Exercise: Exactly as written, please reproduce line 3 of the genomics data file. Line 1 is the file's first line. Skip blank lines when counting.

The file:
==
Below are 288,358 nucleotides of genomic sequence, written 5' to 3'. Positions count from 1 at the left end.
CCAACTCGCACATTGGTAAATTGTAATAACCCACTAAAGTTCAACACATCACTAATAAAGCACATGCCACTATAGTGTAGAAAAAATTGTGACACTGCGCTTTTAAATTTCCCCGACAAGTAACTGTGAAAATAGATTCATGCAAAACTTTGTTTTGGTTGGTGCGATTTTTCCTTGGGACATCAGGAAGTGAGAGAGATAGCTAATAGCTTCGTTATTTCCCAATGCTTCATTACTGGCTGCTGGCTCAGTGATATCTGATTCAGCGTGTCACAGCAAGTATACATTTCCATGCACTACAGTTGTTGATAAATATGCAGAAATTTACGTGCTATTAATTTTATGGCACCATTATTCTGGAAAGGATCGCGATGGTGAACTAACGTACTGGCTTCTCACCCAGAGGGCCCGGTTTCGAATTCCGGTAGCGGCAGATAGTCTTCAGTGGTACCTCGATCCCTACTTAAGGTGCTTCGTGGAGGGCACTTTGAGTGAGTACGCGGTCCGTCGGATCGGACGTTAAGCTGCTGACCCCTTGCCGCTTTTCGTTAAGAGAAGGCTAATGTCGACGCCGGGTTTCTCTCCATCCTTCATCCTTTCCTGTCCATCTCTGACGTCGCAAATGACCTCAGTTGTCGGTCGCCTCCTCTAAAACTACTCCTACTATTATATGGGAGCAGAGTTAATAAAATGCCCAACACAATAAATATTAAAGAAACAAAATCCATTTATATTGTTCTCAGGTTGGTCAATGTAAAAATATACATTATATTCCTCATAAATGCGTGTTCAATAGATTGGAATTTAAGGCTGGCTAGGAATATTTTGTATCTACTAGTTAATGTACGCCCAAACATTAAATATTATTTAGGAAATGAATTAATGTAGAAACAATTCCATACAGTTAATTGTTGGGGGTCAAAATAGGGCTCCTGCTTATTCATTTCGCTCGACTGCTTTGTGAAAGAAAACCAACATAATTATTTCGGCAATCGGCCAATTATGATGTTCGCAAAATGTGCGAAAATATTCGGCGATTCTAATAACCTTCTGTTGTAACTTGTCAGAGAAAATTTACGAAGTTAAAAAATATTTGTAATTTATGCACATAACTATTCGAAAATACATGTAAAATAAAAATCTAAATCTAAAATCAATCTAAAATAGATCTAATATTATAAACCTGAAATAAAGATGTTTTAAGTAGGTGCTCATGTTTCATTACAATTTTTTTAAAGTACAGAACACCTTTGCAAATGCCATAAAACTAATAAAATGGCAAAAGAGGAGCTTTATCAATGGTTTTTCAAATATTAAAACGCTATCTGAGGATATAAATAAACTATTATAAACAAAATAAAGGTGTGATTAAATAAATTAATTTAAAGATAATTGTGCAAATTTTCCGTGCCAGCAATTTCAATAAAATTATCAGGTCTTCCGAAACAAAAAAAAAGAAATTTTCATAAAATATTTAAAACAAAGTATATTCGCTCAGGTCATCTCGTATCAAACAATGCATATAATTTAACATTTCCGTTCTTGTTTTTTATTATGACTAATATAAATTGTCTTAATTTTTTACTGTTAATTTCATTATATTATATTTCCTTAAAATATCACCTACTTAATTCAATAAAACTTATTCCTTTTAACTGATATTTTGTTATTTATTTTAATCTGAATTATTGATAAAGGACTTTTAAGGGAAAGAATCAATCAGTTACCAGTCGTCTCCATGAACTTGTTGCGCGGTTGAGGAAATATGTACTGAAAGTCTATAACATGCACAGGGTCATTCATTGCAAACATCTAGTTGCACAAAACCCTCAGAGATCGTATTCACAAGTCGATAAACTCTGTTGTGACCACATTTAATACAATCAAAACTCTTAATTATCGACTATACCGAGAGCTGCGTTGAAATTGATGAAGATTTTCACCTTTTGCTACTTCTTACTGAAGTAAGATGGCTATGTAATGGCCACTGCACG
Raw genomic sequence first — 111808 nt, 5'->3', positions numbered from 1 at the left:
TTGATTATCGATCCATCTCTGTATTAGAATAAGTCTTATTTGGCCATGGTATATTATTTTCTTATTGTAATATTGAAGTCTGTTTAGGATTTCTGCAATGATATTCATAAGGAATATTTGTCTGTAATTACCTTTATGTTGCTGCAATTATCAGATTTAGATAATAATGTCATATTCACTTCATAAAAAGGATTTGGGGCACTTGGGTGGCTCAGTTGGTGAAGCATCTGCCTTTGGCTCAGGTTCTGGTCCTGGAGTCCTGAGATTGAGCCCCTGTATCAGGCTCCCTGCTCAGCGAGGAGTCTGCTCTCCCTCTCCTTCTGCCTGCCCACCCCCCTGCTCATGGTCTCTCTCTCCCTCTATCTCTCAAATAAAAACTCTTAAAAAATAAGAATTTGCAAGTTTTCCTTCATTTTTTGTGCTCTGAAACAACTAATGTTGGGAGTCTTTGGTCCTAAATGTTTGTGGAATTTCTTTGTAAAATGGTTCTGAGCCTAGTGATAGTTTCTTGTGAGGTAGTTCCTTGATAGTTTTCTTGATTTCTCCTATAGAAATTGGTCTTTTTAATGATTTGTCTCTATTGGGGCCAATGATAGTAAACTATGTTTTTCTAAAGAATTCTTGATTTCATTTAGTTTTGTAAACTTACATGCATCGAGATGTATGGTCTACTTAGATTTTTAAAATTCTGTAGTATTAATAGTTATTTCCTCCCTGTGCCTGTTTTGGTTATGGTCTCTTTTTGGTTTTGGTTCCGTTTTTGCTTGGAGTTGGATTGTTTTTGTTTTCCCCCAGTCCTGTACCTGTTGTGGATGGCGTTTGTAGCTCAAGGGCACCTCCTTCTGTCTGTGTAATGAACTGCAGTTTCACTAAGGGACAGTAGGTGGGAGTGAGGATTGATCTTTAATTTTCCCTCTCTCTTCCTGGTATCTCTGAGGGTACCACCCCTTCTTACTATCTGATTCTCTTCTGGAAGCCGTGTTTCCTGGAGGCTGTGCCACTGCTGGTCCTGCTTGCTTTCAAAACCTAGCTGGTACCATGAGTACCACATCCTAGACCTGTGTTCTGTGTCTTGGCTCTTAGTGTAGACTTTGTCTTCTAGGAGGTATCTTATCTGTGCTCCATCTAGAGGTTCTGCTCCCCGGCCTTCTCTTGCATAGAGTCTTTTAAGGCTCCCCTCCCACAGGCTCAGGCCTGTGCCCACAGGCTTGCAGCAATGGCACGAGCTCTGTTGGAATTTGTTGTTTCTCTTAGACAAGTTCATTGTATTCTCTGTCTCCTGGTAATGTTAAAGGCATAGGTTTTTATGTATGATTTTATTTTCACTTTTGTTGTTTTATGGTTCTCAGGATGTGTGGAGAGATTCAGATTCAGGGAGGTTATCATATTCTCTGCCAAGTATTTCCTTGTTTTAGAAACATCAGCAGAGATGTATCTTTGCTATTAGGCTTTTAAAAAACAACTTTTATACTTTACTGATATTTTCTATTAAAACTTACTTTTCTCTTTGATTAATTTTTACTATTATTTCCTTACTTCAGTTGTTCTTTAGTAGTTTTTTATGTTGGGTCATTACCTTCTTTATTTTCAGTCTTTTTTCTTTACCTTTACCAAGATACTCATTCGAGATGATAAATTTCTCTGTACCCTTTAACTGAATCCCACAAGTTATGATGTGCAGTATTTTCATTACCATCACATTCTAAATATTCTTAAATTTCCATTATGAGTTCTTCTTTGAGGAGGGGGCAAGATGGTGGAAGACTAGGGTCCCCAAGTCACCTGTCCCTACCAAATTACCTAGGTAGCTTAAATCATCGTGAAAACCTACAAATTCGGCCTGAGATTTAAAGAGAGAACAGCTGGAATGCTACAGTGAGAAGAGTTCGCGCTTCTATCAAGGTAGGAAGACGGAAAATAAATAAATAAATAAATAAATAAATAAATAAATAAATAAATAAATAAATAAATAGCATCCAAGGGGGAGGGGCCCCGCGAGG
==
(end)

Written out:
Raw genomic sequence first — 111808 nt, 5'->3', positions numbered from 1 at the left: